Selection of Judges (Notes)
Judges are appointed by the Gov. and usually from the ranks of barristers of min. of 7 years standing (most have 20 yrs experience at the bar).
High court judges are appointed under s.72 of the constitution.
State court judges under s.81 of the Vic. Constitution (governor - in - council).
High court judges may be dismissed by the governor general on address by both houses of the parliament and state judges by address from both houses.
It is an unquestioned principle that judges should be independent from other components of the Gov., and this is well illustrated by the fact that, aside from a mandatory retiring age (70 yrs in Victoria- except those who were appointed prior to 1986, in all other jurisdictions - other states, high court, family court and federal court - also 70 yrs of age). Judges cannot be removed except in the gravest circumstances of misbehavior and then as I have mentioned earlier with the approval of both houses of parliament. Moreover, since colonial times, no judge has been removed from the office (few judges come very, very close? Mr. Justice Murphy, judge Ford in N.S.W. and Mr. justice Vasta in Queensland).
The independence of the judiciary, including magistracy, is also ensured by state legislation immunising judges from legal proceedings in respect of their handling of cases in court (they also enjoy a couple of other conventions: (1) improper for a Gov. or any other party to try to influence a judge, - such conduct may be criminal. The (2) convention is that judges’ salary cannot be lowered during office as part of a general wage reduction).
What are the benefits or otherwise of this system? (Academic tenure: v. contract)
Pluses: free to speak/make changes
free to go against the establishment
Minuses: dead wood/no produce/act with impunity/become senile and
perhaps abuse the role? How?
First, drawing judges from the ranks of barristers - and by definition - from the most successful of barristers that has some implications: Judges are predominantly male (from barristers’ ranks) most likely from area covering a corporate work. Predominantly from private schools. Also they are largely represented in exclusive all - male clubs of extremely high social standing and power (Melbourne club, Victoria, Australia clubs etc.)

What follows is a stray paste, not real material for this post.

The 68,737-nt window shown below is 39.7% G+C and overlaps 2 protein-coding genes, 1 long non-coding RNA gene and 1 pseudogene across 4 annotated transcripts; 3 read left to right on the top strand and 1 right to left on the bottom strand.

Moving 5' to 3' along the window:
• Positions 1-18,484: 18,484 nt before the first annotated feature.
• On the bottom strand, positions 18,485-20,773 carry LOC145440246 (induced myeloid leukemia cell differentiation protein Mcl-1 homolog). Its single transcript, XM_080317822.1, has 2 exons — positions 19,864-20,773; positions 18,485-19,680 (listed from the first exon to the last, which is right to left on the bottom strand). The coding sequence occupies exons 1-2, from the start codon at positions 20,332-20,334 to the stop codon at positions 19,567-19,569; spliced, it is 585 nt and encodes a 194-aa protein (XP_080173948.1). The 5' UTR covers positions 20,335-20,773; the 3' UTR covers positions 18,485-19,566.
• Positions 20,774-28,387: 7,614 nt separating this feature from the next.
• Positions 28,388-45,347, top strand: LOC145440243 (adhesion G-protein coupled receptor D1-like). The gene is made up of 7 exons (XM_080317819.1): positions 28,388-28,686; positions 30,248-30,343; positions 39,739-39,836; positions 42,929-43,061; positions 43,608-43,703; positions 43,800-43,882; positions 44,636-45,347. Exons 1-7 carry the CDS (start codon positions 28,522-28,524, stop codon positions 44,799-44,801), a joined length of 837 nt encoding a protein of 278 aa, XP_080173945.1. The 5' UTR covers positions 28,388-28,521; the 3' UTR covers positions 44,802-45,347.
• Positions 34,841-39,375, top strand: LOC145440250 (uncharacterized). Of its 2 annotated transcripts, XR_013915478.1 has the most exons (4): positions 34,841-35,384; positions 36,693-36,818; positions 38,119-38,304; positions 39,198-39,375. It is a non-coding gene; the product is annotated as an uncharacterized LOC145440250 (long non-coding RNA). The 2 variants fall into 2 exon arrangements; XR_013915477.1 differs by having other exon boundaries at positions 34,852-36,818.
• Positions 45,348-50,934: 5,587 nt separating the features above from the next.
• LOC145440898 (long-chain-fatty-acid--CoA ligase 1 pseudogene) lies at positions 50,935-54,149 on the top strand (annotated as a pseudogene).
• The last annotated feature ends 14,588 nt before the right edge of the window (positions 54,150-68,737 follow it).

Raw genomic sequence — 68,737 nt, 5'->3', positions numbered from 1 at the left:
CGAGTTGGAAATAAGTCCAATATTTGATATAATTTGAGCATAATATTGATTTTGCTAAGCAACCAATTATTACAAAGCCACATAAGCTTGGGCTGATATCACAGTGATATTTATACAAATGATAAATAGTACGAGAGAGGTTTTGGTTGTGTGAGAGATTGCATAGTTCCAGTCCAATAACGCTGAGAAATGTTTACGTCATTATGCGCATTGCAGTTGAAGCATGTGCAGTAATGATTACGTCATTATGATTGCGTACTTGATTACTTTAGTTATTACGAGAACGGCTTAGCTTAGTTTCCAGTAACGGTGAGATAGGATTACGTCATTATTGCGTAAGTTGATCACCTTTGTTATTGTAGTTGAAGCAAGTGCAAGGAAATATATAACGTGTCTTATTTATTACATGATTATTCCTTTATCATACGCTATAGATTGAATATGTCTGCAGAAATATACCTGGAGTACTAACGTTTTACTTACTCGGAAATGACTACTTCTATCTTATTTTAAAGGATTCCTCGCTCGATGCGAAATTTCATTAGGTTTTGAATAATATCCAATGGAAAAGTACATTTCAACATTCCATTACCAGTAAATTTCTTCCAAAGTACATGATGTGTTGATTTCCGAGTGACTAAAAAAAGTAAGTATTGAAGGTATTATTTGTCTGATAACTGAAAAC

Justice Michael Kirby - in his book on judges comments on some of these characteristics. He points out that judges are typically chosen from those most likely to support the status quo (p.21) and in many cases are not well fitted to take on the task at the outset. At present, he notes, it is assumed that years of practice as a barrister is sufficient - and necessary - to qualify for judicial office.
However, there is a grave danger that the cloistered life of a successful law practice may not reflect or represent the variety of the community it serves. Justice Kirby notes that most judges know of no other system and they assume that there is some better, (i.e. they tend towards gross conservatism. Some are embarrassed to admit to imperfections in the system, and are especially blind to their own weaknesses. Many, after a working life in the commercial field are totally unprepared to hear criminal matters. He further suggests that as the laws in society become increasingly complex and diverse - and as the barrister profession specialises even more in a specific area- it is going to be increasingly difficult to find judges with the diversity yet experts in the diverse areas of law that comes before the courts.
Kirby advocates the training of judges in other disciplines such as sociology, psychology, criminal justice, criminology and so forth, to supplement the narrow specialisation they are subject to. Another critic, Stan Ross, calls for more appoints from ranks other than the exclusive bar- more women, academics solicitors, people from diverse ethnic background etc. in a deliberate attempt to reflect community values. The majority of the judiciary does not meet these calls for more training of judges with great enthusiasm.
Some critics argue that the independence of the judiciary would be harmed by training, by establishing an orthodox penology, untested in the courtroom for example, when such reform were proposed in the UK. Lord Devlin said: " I must say at the onset that the showpiece of the newly proposed scheme, the months of incarceration (meaning attendance at courses), strikes me as a dazzling manifestation of the unacceptable force of socialism, i.e. an excessive zeal for setting up at public expense institutions for requiring people into doing things which any sensible person does for his benefit, at his own expense and in his own way."
Other judges - critical of altering the status quo - have revealed strong prejudices against opening up the profession to groups other than male/white/British origins.
Mr. Justice Hutley, in his
submission of the N.S.W. law reform commission stated: "the clan type loyalty
which I understand is the basis of much aboriginal and migrant morality is fundamentally
inconsistent with the individual integrity which is required of a lawyer." He
also pointed out that the only one woman lawyer (at the time (he was) a judge)
had performed competently when appearing before him.
Written By Evan Sycamnias